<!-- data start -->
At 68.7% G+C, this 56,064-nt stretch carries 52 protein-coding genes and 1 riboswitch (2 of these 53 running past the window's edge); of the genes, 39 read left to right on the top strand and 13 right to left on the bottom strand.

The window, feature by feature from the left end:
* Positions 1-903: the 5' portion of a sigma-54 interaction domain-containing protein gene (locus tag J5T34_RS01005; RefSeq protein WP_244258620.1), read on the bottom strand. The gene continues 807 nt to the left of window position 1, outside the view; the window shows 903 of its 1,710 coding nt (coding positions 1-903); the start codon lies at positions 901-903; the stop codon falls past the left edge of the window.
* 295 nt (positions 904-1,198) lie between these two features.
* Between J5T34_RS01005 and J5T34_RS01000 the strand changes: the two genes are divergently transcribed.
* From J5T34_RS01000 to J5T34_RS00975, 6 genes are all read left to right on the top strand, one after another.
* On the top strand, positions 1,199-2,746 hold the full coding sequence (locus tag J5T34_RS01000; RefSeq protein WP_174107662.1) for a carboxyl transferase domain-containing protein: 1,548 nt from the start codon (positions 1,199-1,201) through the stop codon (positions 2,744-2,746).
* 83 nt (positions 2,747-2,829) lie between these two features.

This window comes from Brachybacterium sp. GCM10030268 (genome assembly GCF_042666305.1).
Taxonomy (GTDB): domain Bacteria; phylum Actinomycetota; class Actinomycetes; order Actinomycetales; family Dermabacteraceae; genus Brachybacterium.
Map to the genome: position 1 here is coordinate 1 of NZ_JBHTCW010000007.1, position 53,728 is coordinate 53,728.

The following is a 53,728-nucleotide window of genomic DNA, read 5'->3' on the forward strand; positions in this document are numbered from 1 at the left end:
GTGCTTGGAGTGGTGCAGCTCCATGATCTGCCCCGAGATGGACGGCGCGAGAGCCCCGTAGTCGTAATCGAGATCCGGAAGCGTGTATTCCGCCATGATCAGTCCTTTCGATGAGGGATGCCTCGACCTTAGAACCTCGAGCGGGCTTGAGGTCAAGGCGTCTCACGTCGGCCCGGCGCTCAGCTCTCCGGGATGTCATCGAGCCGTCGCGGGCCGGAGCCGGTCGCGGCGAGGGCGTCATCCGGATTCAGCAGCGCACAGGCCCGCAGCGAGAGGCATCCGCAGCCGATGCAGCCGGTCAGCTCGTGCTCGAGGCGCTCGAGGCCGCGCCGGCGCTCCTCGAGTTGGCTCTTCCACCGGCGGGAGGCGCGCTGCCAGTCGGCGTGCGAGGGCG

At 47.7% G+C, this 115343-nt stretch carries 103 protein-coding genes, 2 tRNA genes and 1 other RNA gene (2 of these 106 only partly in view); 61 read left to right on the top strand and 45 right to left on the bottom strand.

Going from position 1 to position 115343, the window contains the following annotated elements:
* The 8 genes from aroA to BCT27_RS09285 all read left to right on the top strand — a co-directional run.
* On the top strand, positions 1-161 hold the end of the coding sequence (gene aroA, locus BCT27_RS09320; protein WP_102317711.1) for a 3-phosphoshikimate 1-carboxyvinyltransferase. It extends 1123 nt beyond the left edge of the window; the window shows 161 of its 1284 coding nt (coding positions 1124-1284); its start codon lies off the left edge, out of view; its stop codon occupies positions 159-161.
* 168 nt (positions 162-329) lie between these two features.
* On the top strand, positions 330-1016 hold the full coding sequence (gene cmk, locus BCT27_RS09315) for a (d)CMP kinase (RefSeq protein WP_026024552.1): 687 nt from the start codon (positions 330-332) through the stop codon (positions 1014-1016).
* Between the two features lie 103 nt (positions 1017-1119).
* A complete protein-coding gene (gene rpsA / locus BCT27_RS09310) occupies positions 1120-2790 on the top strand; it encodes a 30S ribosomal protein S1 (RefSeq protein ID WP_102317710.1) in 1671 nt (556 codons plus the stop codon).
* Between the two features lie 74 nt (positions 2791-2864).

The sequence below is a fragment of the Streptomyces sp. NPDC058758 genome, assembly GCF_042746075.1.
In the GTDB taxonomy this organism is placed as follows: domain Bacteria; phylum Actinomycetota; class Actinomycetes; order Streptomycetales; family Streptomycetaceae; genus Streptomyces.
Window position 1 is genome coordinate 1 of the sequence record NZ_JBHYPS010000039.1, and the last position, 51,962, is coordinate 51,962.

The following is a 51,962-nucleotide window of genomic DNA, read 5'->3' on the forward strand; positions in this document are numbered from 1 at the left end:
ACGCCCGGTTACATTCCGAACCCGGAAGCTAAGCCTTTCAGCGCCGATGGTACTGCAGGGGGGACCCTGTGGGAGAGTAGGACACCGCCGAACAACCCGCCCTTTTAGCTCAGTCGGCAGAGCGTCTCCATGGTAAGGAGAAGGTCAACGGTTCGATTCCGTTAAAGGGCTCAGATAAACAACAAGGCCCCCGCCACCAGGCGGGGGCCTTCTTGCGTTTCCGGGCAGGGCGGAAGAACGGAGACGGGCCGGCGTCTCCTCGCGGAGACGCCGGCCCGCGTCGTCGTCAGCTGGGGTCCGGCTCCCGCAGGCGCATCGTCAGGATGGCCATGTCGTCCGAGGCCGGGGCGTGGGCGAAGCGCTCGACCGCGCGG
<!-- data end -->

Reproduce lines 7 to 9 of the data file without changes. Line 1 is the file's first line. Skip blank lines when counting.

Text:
* On the top strand, positions 1,199-2,746 hold the full coding sequence (locus tag J5T34_RS01000; RefSeq protein WP_174107662.1) for a carboxyl transferase domain-containing protein: 1,548 nt from the start codon (positions 1,199-1,201) through the stop codon (positions 2,744-2,746).
* 83 nt (positions 2,747-2,829) lie between these two features.

This window comes from Brachybacterium sp. GCM10030268 (genome assembly GCF_042666305.1).